On the threshold of the fulfillment of His promise to the Hebrews, G-d brings Moses into His confidence and shows him a vista not only in space but in time. He predicts the far-flung, even eternally-recurring future drama of the Jews wherever they are in exile, not just in Persia. Esther’s hidden identity as a Jew foreshadows the status of Jews many times in the Diaspora, even in America. Here we find ourselves more free to identify as Jews anywhere ever since the fall of the Temple, except Israel, but too many of us simply don’t care to. By now, wouldn’t you think we’d know how this is going to work out for us?
When G-d hides His face from the Jews, we have no protection from the forces of hatred and Haman and Hitler that inevitably erupt in our host nations. History is the teacher here. We don’t need to resort to mystical explanations, or the rationalization G-d Himself predicts we will use: “Oh, He broke the deal. Our troubles came because He withdrew.”
As I write these words, it is the afternoon before Shabbat Shuvah, 5780. I am racing the clock. Yom Kippur is next week. So let me end on a note of redemption.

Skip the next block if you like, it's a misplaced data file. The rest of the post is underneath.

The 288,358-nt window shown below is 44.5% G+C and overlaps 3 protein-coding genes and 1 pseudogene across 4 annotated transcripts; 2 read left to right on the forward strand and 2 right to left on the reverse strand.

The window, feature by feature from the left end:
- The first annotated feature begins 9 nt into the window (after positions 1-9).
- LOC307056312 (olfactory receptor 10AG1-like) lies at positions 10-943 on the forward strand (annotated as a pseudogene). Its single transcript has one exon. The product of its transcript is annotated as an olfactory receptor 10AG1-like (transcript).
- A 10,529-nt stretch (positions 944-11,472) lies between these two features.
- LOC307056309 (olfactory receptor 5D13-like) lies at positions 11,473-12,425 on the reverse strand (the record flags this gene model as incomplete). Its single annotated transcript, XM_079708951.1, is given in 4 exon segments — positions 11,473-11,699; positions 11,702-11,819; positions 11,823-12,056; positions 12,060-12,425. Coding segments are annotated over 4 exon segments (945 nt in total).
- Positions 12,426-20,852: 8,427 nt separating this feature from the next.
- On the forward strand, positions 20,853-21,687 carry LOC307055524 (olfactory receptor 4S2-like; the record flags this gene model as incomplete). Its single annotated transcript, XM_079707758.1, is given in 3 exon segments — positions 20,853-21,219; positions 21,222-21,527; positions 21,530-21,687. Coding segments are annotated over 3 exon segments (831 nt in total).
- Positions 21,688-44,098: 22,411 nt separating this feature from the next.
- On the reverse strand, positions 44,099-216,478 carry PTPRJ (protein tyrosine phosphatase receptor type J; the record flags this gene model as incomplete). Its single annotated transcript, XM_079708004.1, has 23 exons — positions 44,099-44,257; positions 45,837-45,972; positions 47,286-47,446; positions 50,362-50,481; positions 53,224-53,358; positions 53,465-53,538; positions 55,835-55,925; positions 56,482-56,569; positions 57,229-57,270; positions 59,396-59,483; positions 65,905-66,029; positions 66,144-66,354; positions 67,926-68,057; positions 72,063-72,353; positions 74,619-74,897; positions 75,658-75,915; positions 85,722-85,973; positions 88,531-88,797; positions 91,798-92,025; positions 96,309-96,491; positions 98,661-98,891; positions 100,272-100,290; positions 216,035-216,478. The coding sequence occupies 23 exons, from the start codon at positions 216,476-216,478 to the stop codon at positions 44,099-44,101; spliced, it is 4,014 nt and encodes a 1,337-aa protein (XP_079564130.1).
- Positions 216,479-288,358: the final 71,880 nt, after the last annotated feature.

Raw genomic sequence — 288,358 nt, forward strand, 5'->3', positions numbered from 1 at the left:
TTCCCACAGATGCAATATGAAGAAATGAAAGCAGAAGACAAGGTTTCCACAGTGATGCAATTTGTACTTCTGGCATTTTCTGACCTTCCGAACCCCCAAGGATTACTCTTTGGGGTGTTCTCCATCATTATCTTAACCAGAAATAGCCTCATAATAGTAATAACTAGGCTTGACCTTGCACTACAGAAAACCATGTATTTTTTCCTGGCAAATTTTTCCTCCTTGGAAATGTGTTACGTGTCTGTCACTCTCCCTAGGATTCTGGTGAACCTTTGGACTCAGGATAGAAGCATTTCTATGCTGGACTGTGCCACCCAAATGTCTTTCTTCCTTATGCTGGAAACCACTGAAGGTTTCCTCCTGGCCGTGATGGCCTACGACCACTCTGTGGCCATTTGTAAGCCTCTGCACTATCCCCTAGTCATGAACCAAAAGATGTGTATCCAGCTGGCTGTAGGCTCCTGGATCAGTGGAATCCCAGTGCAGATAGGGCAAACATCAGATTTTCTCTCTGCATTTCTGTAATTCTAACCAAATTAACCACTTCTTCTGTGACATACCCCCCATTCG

Purim and Yom Kippur are mystically connected, flip sides of the same spiritual coin. R. Joseph Soloveitchik notes the holidays are only superficially different. Beneath, they are the same:
“Purim is a call for Divine compassion and intercession, a mood of petition arising out of great distress…. The pur, the goral of Purim and the casting of lots [for choosing the goats] on Yom Kippur both speak to man’s basic condition of vulnerability, insecurity, and fickleness.”
The two holy days also speak to our ability to choose which way we turn our psyche. I hope and pray that individually and collectively we find the conviction, if not from transcendent words of Torah then from the lessons all around us, to turn back, to do teshuvah, to the covenant we made with G-d. The message of Yom Kippur is that it is never too late to turn our faces to Him so He will keep His loving, indulgent, forgiving face turned to us.
Simchateo, CA 5780
 Chulin 139b
 To this day, Persian culture doesn’t have a sophisticated idea of secularism. You are either Muslim, Zoroastrian, or identified with another religion.
 Quoted in R. Eliyahu Safran, “Purim and Yom Kippur: An Odd Couple?” OU [https://www.ou.org/holidays/purim/purim_and_yom_kippur/]